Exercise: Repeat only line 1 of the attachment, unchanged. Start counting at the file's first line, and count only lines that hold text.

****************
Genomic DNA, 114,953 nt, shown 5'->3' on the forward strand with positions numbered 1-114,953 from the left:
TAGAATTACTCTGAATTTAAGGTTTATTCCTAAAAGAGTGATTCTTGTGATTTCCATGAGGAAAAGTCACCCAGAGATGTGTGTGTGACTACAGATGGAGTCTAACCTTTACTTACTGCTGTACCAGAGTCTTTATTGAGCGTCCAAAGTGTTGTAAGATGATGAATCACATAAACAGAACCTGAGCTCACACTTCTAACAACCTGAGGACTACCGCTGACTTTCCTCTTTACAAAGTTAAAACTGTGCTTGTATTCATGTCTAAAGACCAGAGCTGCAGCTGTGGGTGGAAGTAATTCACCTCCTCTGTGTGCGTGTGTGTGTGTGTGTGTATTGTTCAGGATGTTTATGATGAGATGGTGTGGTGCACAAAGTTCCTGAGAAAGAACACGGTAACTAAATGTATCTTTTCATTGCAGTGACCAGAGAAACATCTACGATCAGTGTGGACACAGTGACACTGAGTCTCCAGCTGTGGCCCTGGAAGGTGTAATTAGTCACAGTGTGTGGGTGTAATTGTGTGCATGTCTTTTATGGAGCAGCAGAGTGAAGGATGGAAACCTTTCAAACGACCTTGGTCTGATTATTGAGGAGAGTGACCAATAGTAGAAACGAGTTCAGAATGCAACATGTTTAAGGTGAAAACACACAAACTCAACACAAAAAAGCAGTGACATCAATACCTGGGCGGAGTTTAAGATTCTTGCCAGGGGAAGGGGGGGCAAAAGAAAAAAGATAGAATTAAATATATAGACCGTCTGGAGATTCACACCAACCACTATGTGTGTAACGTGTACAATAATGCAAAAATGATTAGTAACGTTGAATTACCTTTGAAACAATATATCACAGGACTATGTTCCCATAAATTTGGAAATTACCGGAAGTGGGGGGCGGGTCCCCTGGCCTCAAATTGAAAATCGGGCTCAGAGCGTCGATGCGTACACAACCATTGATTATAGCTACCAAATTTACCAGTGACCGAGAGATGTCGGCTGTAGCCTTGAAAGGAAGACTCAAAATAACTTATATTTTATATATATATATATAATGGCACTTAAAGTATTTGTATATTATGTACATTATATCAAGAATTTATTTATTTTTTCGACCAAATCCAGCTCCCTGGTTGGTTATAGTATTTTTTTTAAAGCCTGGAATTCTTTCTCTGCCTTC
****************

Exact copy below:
Genomic DNA, 114,953 nt, shown 5'->3' on the forward strand with positions numbered 1-114,953 from the left: